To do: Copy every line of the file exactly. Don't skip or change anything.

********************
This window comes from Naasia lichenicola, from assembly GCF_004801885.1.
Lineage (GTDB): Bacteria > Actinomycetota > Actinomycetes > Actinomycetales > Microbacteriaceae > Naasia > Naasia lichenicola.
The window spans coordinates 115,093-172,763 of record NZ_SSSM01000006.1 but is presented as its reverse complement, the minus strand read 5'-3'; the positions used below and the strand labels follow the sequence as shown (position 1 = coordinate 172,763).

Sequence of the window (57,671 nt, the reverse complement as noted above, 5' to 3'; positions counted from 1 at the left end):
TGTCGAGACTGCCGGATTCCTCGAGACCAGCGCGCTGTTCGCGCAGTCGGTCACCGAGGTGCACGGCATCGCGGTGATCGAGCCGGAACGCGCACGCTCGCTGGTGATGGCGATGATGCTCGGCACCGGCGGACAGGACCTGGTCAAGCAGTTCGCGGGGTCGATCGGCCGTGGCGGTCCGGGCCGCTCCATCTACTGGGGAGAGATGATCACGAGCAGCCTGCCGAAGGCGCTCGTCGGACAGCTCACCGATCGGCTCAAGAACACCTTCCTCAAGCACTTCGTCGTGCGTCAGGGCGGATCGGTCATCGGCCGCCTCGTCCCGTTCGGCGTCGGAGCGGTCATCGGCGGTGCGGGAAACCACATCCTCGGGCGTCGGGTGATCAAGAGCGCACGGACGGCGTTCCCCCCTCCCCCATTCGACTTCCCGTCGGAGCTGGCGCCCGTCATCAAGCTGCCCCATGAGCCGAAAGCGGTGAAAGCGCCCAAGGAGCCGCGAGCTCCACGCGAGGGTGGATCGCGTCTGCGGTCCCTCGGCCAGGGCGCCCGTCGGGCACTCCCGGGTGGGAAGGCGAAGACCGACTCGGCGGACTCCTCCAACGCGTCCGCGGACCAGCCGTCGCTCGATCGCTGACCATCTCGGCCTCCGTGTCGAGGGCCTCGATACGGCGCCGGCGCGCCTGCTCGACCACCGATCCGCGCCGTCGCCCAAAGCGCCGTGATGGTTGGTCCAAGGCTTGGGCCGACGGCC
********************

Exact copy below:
This window comes from Naasia lichenicola, from assembly GCF_004801885.1.
Lineage (GTDB): Bacteria > Actinomycetota > Actinomycetes > Actinomycetales > Microbacteriaceae > Naasia > Naasia lichenicola.
The window spans coordinates 115,093-172,763 of record NZ_SSSM01000006.1 but is presented as its reverse complement, the minus strand read 5'-3'; the positions used below and the strand labels follow the sequence as shown (position 1 = coordinate 172,763).

Sequence of the window (57,671 nt, the reverse complement as noted above, 5' to 3'; positions counted from 1 at the left end):
TGTCGAGACTGCCGGATTCCTCGAGACCAGCGCGCTGTTCGCGCAGTCGGTCACCGAGGTGCACGGCATCGCGGTGATCGAGCCGGAACGCGCACGCTCGCTGGTGATGGCGATGATGCTCGGCACCGGCGGACAGGACCTGGTCAAGCAGTTCGCGGGGTCGATCGGCCGTGGCGGTCCGGGCCGCTCCATCTACTGGGGAGAGATGATCACGAGCAGCCTGCCGAAGGCGCTCGTCGGACAGCTCACCGATCGGCTCAAGAACACCTTCCTCAAGCACTTCGTCGTGCGTCAGGGCGGATCGGTCATCGGCCGCCTCGTCCCGTTCGGCGTCGGAGCGGTCATCGGCGGTGCGGGAAACCACATCCTCGGGCGTCGGGTGATCAAGAGCGCACGGACGGCGTTCCCCCCTCCCCCATTCGACTTCCCGTCGGAGCTGGCGCCCGTCATCAAGCTGCCCCATGAGCCGAAAGCGGTGAAAGCGCCCAAGGAGCCGCGAGCTCCACGCGAGGGTGGATCGCGTCTGCGGTCCCTCGGCCAGGGCGCCCGTCGGGCACTCCCGGGTGGGAAGGCGAAGACCGACTCGGCGGACTCCTCCAACGCGTCCGCGGACCAGCCGTCGCTCGATCGCTGACCATCTCGGCCTCCGTGTCGAGGGCCTCGATACGGCGCCGGCGCGCCTGCTCGACCACCGATCCGCGCCGTCGCCCAAAGCGCCGTGATGGTTGGTCCAAGGCTTGGGCCGACGGCC